2. Try to differentiate between the core and non-core business in your organisation. Write down a short description of the core business and then list the main non-core business activities.
  3. Write down the most important services in your organisation and rank them according to their importance to the ongoing functioning of the organisation.
  4. In your own organisation, which are the services that present the greatest difficulty/difficulties in terms of having in place the appropriate manpower and supervision?
  5. In your own organisation, what do you know or believe to be the ratio between direct cost and indirect cost for services? Express your figures as percentages (e.g. 80:20, 90:10)?

References and bibliography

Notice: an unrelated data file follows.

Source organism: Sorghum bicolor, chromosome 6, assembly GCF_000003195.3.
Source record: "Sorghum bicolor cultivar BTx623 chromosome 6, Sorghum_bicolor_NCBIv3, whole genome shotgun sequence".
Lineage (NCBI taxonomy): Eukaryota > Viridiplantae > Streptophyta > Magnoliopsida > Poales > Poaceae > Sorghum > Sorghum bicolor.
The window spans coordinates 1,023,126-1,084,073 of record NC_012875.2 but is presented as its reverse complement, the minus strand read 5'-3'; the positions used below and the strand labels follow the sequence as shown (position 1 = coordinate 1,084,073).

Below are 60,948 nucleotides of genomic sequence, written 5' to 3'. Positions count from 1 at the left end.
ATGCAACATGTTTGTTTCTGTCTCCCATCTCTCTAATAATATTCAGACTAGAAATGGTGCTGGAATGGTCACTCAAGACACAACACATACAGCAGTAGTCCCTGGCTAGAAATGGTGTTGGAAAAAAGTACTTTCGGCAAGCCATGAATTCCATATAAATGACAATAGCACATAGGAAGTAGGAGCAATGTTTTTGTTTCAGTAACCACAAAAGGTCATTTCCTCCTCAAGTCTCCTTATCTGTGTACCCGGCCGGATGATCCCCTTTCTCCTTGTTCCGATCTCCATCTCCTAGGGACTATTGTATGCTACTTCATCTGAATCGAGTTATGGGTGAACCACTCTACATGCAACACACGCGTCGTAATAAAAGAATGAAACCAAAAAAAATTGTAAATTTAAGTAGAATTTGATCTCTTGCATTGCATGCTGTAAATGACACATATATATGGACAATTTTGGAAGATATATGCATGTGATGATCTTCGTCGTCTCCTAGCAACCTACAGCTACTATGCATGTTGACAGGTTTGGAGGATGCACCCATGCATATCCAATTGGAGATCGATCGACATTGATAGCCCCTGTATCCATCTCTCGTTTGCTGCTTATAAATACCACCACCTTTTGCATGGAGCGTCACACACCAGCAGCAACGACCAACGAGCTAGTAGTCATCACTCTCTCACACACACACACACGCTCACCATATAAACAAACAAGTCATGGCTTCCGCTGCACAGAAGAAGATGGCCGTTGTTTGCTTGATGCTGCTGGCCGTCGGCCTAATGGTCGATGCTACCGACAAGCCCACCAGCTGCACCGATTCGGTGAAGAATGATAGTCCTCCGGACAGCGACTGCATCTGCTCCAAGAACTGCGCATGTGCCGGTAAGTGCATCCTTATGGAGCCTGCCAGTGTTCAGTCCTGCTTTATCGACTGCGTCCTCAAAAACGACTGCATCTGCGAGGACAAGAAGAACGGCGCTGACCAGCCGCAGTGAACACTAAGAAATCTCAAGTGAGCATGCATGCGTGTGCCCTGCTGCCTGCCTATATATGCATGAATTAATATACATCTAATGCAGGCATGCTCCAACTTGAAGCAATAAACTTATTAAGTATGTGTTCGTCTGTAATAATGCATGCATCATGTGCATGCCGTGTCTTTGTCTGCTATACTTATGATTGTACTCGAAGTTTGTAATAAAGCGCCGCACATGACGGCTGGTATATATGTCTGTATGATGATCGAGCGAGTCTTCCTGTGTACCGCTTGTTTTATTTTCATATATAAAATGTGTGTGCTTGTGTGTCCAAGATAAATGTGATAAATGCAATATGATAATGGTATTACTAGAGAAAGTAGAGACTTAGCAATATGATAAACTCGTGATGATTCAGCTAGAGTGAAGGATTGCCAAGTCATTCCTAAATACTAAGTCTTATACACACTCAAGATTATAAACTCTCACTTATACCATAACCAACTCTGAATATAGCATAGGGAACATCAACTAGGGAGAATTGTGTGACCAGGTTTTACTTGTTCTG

Atkin, B. and Brooks, A. (2015) Total Facility Management. Fourth edition, Oxford: Wiley-Blackwell.
Barrett, P.S. and Baldry, D. (2003) Facilities Management: Towards Best Practice. Second edition. Oxford: Blackwell Science.
Booty, F. (ed.) (2009) Facilities management handbook. Fourth edition, Oxford: Elsevier Butterworth-Heinemann.

We use cookies on this website to improve user experience and the services we provide. This use includes collecting anonymous visitor statistics. To find out more about the cookies we use and how to delete them, see our Privacy Policy.

I accept cookies from this site

EU Cookie Directive information